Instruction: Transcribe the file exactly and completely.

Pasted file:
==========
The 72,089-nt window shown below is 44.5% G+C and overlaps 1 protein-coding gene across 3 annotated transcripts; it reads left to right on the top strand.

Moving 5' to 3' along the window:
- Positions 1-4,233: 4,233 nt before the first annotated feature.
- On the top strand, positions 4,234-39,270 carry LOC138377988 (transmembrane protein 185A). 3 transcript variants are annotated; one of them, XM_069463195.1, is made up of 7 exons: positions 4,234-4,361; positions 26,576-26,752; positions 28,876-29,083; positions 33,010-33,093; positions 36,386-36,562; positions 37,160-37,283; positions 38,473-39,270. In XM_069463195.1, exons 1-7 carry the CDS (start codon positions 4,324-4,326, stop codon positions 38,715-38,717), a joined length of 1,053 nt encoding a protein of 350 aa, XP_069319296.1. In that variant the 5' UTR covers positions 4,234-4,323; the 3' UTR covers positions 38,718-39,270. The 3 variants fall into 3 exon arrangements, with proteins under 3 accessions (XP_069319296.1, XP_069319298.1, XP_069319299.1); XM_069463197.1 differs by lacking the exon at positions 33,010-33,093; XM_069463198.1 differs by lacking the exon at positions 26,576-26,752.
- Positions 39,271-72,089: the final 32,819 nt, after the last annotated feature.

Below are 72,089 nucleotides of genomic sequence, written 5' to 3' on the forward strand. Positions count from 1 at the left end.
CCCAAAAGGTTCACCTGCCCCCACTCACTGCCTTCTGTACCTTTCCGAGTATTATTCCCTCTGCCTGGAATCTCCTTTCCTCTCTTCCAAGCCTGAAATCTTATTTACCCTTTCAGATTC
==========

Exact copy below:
The 72,089-nt window shown below is 44.5% G+C and overlaps 1 protein-coding gene across 3 annotated transcripts; it reads left to right on the top strand.

Moving 5' to 3' along the window:
- Positions 1-4,233: 4,233 nt before the first annotated feature.
- On the top strand, positions 4,234-39,270 carry LOC138377988 (transmembrane protein 185A). 3 transcript variants are annotated; one of them, XM_069463195.1, is made up of 7 exons: positions 4,234-4,361; positions 26,576-26,752; positions 28,876-29,083; positions 33,010-33,093; positions 36,386-36,562; positions 37,160-37,283; positions 38,473-39,270. In XM_069463195.1, exons 1-7 carry the CDS (start codon positions 4,324-4,326, stop codon positions 38,715-38,717), a joined length of 1,053 nt encoding a protein of 350 aa, XP_069319296.1. In that variant the 5' UTR covers positions 4,234-4,323; the 3' UTR covers positions 38,718-39,270. The 3 variants fall into 3 exon arrangements, with proteins under 3 accessions (XP_069319296.1, XP_069319298.1, XP_069319299.1); XM_069463197.1 differs by lacking the exon at positions 33,010-33,093; XM_069463198.1 differs by lacking the exon at positions 26,576-26,752.
- Positions 39,271-72,089: the final 32,819 nt, after the last annotated feature.

Below are 72,089 nucleotides of genomic sequence, written 5' to 3' on the forward strand. Positions count from 1 at the left end.
CCCAAAAGGTTCACCTGCCCCCACTCACTGCCTTCTGTACCTTTCCGAGTATTATTCCCTCTGCCTGGAATCTCCTTTCCTCTCTTCCAAGCCTGAAATCTTATTTACCCTTTCAGATTC